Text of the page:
TMS stands for Transcranial Magnetic Stimulation. It is a revolutionary, non-invasive treatment for depression that uses highly focused, brief magnetic pulses to stimulate and activate targeted areas of the brain that have been shown to be underactive in depression. Who can get TMS?
TMS was approved by the FDA in 2008 for the treatment of depression in patients who have not responded to antidepressant medication or have been unable to tolerate antidepressant medication. However, TMS is also an option for anyone with depression who wishes to pursue non-pharmacological treatment. Initially, we screen each patient to rule out any contraindications for TMS prior to scheduling a consultation with one of our psychiatrists. To see if TMS is appropriate for you, please call 206-535-6292 to set up a telephone screening.
TMS uses brief magnetic pulses to stimulate specific regions of the brain. The magnetic field is similar to the strength of an MRI machine. The device uses an electromagnetic coil that creates the magnetic field. The coil is placed next to the head over a region of the brain which has been shown to be underactive in depression, the left dorsolateral prefrontal cortex.
What is an individual TMS treatment like?
An individual treatment lasts about 20 to 30 minutes. The first treatment will take longer in order to map out the specific brain region to be stimulated, which is different for every individual. The treatment is administered in an office setting. Patients sit comfortably during a treatment session with the electromagnetic coil placed over their head. They can hear and feel a tapping sensation. Many patients are able to talk with their TMS clinicians between pulses during their treatment. There are no limitations on activities after a treatment. Patients can drive to and from treatments and then go home or to work immediately afterwards. There are no cognitive side effects.
Are there side effects associated with TMS?
Some patients report headaches and scalp discomfort during TMS treatment, although these usually improve over time with subsequent treatments. Although all medical treatments carry risks, the risks of TMS treatment are considered to be very minimal, and it is generally a very well tolerated treatment.
How long is a course of TMS?
The average course of TMS is approximately 30-40 sessions over one to two months. A TMS therapy session lasts approximately 30 minutes. The goal of a course of TMS treatment is to fully treat a depressive episode and for symptoms of depression to completely remit. Some people may need a longer course of treatment, and some people may decide to continue TMS treatments on a less frequent basis in order to prevent a recurrence of depression.
Is TMS different than ECT?
Electroconvulsive therapy (ECT) uses an electrical stimulus to generate a controlled seizure in the brain while a patient is under general anesthesia. While it is a very effective treatment option for severe depression, significant side effects are common.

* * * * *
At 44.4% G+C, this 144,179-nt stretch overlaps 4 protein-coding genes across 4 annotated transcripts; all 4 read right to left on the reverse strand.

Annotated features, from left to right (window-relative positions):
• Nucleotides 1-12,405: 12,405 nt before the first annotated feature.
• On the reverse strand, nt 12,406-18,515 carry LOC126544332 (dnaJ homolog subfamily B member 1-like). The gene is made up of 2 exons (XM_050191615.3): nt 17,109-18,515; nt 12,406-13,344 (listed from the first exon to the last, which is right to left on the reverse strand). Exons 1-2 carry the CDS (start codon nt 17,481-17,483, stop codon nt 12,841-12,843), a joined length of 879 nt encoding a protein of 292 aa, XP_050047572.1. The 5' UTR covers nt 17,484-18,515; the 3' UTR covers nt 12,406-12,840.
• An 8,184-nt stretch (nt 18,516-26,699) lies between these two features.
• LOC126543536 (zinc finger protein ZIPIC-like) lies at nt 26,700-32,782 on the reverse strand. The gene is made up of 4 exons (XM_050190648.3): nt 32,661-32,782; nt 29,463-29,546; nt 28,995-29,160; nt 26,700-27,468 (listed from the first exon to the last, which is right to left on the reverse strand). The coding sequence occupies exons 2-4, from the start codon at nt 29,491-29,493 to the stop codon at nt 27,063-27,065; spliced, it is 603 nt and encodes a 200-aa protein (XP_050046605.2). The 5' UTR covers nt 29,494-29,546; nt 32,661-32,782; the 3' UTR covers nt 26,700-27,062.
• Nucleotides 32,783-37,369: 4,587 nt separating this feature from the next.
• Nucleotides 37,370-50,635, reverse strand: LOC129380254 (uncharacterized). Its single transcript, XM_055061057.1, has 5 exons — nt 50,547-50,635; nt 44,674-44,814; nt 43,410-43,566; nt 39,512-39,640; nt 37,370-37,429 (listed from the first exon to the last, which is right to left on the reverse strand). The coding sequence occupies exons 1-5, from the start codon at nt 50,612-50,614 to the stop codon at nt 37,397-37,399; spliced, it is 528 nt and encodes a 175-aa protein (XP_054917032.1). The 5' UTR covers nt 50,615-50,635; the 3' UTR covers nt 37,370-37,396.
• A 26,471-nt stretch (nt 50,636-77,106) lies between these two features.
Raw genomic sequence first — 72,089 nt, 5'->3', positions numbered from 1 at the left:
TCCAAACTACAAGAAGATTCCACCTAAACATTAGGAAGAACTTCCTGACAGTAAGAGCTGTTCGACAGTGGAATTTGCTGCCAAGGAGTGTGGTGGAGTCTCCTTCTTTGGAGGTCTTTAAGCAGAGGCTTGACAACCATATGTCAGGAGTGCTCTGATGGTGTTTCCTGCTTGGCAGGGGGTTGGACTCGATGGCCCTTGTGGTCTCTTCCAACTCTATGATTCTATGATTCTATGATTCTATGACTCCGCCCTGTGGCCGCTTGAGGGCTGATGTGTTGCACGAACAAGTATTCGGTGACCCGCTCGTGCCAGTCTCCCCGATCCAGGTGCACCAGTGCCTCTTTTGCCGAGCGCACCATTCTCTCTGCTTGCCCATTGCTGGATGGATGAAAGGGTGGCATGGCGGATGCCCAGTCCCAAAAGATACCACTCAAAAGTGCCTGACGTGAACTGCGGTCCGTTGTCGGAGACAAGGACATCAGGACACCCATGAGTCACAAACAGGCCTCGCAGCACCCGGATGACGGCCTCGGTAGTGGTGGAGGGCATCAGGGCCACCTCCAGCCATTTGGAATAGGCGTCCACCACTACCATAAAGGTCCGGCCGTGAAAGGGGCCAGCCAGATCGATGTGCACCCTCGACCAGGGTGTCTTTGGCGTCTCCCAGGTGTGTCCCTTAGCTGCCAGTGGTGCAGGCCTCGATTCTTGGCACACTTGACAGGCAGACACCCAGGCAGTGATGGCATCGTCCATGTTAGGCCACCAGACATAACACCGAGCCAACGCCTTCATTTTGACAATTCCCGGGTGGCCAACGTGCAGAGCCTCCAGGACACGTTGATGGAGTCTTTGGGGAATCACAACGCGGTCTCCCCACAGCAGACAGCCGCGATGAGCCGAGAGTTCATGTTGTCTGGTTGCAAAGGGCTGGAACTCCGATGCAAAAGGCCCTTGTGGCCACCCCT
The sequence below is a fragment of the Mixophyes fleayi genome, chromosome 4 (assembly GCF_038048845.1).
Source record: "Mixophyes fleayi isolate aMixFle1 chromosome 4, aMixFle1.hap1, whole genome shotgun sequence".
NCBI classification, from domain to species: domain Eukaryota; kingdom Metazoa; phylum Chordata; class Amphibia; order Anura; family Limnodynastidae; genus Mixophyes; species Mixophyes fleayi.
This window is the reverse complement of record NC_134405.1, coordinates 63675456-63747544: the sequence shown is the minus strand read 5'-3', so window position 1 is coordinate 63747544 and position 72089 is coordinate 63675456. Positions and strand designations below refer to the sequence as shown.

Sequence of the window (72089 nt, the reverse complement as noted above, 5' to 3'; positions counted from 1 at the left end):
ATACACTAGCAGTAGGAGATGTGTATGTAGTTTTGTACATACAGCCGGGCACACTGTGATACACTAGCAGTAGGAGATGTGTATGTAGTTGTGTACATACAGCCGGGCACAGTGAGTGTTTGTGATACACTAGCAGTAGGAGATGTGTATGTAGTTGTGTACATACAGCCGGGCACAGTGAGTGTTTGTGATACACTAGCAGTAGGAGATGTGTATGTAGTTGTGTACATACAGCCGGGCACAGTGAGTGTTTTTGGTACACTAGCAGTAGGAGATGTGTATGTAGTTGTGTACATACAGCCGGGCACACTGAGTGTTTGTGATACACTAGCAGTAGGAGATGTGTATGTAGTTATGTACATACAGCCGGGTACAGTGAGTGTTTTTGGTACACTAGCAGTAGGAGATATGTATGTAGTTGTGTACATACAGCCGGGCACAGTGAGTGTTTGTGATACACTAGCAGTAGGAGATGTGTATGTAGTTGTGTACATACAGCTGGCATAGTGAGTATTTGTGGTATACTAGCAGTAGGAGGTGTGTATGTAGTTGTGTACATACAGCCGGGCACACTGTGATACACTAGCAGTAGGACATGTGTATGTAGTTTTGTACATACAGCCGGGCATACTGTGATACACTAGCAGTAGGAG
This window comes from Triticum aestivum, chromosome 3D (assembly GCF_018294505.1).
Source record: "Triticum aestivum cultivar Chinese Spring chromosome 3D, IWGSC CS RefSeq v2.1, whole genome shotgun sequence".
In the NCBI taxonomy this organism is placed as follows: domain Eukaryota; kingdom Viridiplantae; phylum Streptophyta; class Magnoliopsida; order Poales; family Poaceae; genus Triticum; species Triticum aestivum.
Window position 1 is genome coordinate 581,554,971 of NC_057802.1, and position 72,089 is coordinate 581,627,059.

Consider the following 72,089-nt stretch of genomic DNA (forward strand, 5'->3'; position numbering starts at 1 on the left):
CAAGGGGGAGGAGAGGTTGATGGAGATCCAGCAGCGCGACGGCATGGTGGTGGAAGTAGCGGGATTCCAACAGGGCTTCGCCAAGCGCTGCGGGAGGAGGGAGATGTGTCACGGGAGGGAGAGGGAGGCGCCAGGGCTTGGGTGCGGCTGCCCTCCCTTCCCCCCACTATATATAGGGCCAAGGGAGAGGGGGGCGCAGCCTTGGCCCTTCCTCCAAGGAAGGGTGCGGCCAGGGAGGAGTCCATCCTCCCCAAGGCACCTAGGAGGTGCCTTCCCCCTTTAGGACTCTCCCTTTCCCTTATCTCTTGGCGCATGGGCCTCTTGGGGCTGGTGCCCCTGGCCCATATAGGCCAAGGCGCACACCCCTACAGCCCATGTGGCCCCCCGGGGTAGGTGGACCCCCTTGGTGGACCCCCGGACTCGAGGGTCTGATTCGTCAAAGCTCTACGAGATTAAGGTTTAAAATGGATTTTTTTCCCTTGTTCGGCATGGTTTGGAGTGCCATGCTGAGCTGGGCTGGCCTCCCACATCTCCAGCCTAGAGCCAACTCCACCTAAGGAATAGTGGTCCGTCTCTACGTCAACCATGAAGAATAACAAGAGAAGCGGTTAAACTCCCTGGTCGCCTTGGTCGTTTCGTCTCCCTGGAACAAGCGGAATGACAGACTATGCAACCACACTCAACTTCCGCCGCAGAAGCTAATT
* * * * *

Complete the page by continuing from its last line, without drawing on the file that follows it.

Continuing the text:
TMS uses magnetic pulses to affect brain regions but does not use an electrical stimulus or cause a seizure. No anesthesia is required, and patients are fully awake during a TMS treatment. The side effects of TMS are generally significantly less than those of ECT.
Should I continue other psychiatric treatments while receiving TMS?
Generally, we recommend continuing medications and other psychiatric treatments while receiving TMS. However, you should consult with your psychiatrist or mental health provider regarding this decision.
Should I start or continue psychotherapy while receiving TMS?
We strongly recommend combining psychotherapy with TMS treatment. Studies show that TMS stimulation of the prefrontal cortex can reinforce gains made in psychotherapy. We recommend that our patients continue ongoing psychotherapy with their primary mental health providers. Additionally, our clinic offers the opportunity to engage in psychotherapy with our TMS Clinicians during your treatments. Our clinicians are trained masters-level mental health professionals who can provide these types of psychotherapy during TMS:
Cognitive Behavioral Therapy (CBT)
Behavioral Activation Therapy
Mindfulness Based CBT
Dialectical Behavioral Therapy
Can other health conditions be treated with TMS?
While major depressive disorder is the only medical condition for which Brainsway Deep TMS is currently FDA-approved, there is ongoing research into the treatment of other medical conditions, including bipolar disorder, schizophrenia, obsessive compulsive disorder, tinnitus (ringing in the ears), anxiety, chronic pain, tobacco use disorder (quitting smoking), and migraine headaches. We have treated a variety of off-label conditions with TMS. Contact us if you would like further information about TMS treatment for these conditions.
Where can I get more information about TMS?
Please go to www.brainsway.com/us for more information about TMS and Brainsway’s Deep TMS technology.
How do I start treatment at the Pacific Center for Neurostimulation?
Please contact us for more information. We will be in touch with you as soon as possible!